Costs[edit]

The total cost of attendance (indicating the cost of tuition, fees, and living expenses) for at Iowa for the 2014-2015 academic year is $40,690 for Iowa residents and $58,226 for non-resident students.[49] The Law School Transparency estimated debt-financed cost of attendance for three years is $194,412 for Iowa residents and $277,215 for non-resident students.[50]

References[edit]

  1. ^ USNWR: Best Law School Rankings
  2. ^ http://www.law.uiowa.edu/about/milestones.php
  3. ^ http://www.law.uiowa.edu/about/milestones.php
  4. ^ http://www.law.uiowa.edu/students/finaid/loans.php
  5. ^ Law Library - The University of Iowa College of Law
  6. ^ http://www.law.uiowa.edu/library/introduction.php
  7. ^ http://www.law.uiowa.edu/prospective/pre-law/
  8. ^ Joint Law and Graduate Degrees Program - Academic Programs - The University of Iowa College of Law
  9. ^ "Law Journals: Submissions and Ranking". Washington and Lee University School of Law. Retrieved 25 April 2012. 
  10. ^ "James H. Andreasen". http://admissions.uiowa.edu/. Retrieved 2 February 2014. 
  11. ^ "Bruce Braley". Biographical Directory of the United States Congress. Retrieved 2 February 2014. 
  12. ^ "James H. Carter". http://admissions.uiowa.edu/. Retrieved 2 February 2014. 
  13. ^ "Alexander Clark". The University of Iowa. Retrieved 2 February 2014. 
  14. ^ "Alexander Clark, Jr". The University of Iowa. Retrieved 2 February 2014. 
  15. ^ "Norm Coleman". Biographical Directory of the United States Congress. Retrieved 2 February 2014. 
  16. ^ "Lester J. Dickinson". Biographical Directory of the United States Congress. Retrieved 2 February 2014. 
  17. ^ "Phyllis Propp Fowle". " The Biographical Dictionary of Iowa. University of Iowa Press,. Retrieved 2 February 2014. 
  18. ^ "Rita B. Garman". Illinois Supreme Court. Retrieved 6 February 2014. 
  19. ^ "Virgil M. Hancher". http://uipress.lib.uiowa.edu/. Retrieved 6 February 2014. 
  20. ^ "Robert B. Hanson". Iowa Judicial Branch. Retrieved 6 February 2014. 
  21. ^ "William Cook Hanson". Federal Judicial Center. Retrieved 6 February 2014. 
  22. ^ "Paul P. Harris". Rotary International. Retrieved 6 February 2014. 
  23. ^ "Bourke B. Hickenlooper". Biographical Directory of the United States Congress. Retrieved 6 February 2014. 
  24. ^ "Leo A. Hoegh". State Library of Iowa and State Historical Society of Iowa. Retrieved 6 February 2014. 
  25. ^ "Brian H. Hook". http://2001-2009.state.gov/. Retrieved 6 February 2014. 
  26. ^ "William S. Kenyon". Biographical Directory of the United States Congress. Retrieved 6 February 2014.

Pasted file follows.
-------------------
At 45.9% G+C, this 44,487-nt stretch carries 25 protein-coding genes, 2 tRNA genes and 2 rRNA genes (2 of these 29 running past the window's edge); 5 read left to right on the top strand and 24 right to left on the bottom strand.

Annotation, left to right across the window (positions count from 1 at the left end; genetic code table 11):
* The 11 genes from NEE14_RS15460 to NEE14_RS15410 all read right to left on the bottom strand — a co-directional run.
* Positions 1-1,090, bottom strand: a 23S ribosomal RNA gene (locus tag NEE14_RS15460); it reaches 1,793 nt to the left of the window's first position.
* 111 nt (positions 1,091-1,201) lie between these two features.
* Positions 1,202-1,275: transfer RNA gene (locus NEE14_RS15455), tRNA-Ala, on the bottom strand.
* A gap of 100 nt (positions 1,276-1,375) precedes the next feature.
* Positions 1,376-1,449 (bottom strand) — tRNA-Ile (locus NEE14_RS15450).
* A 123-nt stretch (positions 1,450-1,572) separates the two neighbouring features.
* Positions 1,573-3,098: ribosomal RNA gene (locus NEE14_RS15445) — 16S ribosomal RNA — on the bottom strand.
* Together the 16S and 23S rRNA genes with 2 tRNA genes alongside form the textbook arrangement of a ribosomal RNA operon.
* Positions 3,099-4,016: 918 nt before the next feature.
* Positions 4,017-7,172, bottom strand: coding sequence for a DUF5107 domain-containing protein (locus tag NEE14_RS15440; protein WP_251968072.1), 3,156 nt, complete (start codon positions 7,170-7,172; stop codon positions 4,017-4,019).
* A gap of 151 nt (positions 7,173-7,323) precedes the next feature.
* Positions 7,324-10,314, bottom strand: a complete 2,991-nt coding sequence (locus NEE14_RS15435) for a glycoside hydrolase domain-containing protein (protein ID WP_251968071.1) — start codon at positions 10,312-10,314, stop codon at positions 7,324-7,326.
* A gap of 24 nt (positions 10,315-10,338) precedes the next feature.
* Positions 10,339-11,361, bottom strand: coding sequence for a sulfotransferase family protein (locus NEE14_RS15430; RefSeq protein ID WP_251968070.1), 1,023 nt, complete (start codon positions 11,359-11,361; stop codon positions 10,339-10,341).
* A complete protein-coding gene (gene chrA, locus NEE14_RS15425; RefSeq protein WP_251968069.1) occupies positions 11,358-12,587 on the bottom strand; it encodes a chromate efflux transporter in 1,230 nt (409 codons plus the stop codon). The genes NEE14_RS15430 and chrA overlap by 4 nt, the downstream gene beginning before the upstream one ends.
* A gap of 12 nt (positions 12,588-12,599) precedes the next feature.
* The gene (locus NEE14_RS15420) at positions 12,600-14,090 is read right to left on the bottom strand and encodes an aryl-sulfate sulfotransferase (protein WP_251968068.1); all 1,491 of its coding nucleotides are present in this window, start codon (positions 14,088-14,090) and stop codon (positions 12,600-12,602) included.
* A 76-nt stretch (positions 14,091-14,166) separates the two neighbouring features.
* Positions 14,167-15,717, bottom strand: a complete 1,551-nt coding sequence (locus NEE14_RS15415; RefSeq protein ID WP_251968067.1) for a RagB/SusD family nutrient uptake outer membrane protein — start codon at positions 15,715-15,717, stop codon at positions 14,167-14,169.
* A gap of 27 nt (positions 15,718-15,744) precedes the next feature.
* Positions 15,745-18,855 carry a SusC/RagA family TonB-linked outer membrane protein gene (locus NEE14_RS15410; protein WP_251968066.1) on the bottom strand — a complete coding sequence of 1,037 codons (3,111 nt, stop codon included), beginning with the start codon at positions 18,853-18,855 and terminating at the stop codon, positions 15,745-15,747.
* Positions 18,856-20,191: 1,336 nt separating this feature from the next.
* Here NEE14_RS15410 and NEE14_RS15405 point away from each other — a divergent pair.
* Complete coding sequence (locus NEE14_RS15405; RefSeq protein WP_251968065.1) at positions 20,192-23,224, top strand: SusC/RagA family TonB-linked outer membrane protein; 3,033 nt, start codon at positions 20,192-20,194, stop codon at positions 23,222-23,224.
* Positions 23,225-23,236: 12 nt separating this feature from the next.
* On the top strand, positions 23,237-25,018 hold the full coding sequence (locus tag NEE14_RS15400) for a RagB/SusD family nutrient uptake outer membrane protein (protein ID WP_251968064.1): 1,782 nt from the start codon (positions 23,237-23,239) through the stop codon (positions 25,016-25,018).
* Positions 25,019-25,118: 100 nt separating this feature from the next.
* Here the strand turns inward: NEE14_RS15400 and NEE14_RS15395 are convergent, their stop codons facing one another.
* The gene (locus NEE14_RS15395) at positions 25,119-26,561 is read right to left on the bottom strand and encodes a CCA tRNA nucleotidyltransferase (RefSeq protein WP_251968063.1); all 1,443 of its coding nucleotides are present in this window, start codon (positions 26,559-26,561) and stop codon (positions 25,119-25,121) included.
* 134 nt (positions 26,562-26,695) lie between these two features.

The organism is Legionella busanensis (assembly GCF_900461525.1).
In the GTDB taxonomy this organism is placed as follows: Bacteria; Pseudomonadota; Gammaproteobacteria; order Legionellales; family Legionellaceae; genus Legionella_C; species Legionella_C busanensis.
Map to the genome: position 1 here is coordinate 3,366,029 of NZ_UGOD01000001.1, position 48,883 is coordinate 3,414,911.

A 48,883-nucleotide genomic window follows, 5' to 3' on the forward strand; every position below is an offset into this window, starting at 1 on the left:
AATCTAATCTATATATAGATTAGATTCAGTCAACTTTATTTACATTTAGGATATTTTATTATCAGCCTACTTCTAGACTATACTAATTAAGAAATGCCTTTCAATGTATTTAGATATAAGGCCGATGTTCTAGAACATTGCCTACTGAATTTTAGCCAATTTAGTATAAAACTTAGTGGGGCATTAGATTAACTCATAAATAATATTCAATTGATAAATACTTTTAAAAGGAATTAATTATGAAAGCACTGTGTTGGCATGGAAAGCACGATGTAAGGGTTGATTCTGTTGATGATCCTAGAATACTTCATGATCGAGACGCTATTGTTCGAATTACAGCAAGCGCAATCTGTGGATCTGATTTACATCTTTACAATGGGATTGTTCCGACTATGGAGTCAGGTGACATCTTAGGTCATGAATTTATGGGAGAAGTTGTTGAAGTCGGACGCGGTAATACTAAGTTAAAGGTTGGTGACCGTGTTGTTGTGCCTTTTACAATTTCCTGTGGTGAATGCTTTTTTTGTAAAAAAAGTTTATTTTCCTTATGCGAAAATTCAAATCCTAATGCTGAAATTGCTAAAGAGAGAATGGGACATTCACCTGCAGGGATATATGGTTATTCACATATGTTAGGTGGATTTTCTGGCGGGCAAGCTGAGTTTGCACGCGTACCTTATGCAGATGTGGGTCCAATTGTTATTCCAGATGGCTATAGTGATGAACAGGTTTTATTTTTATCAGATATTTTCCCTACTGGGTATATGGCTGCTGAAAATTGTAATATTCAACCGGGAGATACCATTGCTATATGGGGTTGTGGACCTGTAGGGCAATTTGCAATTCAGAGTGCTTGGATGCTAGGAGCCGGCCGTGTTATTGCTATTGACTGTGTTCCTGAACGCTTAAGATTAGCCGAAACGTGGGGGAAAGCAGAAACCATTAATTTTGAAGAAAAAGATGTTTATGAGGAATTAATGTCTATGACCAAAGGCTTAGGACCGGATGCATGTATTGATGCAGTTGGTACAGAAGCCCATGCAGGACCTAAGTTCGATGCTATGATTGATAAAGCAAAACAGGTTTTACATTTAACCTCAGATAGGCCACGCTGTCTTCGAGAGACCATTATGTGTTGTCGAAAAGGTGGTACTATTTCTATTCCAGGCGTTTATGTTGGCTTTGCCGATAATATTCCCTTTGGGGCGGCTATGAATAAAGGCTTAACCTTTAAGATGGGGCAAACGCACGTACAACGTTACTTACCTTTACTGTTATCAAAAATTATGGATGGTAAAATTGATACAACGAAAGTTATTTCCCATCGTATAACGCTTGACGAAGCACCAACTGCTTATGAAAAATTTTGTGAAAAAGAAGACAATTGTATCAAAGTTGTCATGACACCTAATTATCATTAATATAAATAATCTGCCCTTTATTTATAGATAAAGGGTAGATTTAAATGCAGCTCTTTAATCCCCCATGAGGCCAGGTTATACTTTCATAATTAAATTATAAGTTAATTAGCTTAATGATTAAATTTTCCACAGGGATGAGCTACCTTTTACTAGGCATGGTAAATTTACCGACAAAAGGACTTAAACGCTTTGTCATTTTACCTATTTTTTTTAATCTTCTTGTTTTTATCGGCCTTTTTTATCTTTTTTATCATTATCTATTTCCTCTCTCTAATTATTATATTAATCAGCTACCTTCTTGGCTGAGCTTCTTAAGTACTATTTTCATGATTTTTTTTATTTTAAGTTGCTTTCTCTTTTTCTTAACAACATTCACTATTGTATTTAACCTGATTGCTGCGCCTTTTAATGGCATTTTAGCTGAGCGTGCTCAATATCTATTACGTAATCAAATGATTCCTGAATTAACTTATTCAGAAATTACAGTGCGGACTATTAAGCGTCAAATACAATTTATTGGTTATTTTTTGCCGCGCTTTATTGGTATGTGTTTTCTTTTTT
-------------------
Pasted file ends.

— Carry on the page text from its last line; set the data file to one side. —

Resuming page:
27. ^ Nile Kinnick
  28. ^ "Donald P. Lay". Federal Judicial Center. Retrieved 6 February 2014. 
  29. ^ "Ronald E. Longstaff". Federal Judicial Center. Retrieved 7 February 2014. 
  30. ^ "Carol Havemann Lynch". University of Iowa Foundation. Retrieved 7 February 2014. 
  31. ^ "Patrick Madigan". The University of Iowa. Retrieved 7 February 2014. 
  32. ^ "Thomas E. Martin". Biographical Directory of the United States Congress. Retrieved 7 February 2014. 
  33. ^ "Arthur McGiverin". State Justice Institute. Retrieved 7 February 2014. 
  34. ^ "Edward J. McManus". Federal Judicial Center. Retrieved 7 February 2014. 
  35. ^ "Michael J. Melloy". Federal Judicial Center. Retrieved 7 February 2014. 
  36. ^ "Carroll J. Reasoner". The University of Iowa,. Retrieved 7 February 2014. 
  37. ^ "Tom Riley". .legis.iowa.gov. Retrieved 7 February 2014. 
  38. ^ "Duke Slater". Pro-Football Reference.com. Retrieved 7 February 2014. 
  39. ^ "Daniel F. Steck". Biographical Directory of the United States Congress. Retrieved 7 February 2014. 
  40. ^ "Roy L. Stephenson". Federal Judicial Center. Retrieved 7 February 2014. 
  41. ^ "William C. Stuart". Federal Judicial Center. Retrieved 7 February 2014. 
  42. ^ "Philip W. Tone". Federal Judicial Center. Retrieved 7 February 2014. 
  43. ^ "Harold Vietor". Federal Judicial Center. Retrieved 7 February 2014. 
  44. ^ "Mary B. Hickey Wilkinson". The University of Iowa. Retrieved 7 February 2014. 
  45. ^ "George A. Wilson". Biographical Directory of the United States Congress. Retrieved 7 February 2014. 
  46. ^ "Charles R. Wolle". Federal Judicial Center. Retrieved 7 February 2014. 
  47. ^ "2013 ABA Placement Summary". 
  48. ^ "University of Iowa Profile". 
  49. ^ "University of Iowa - Financing Your Legal Education". 
  50. ^ "Iowa College of Law Profile".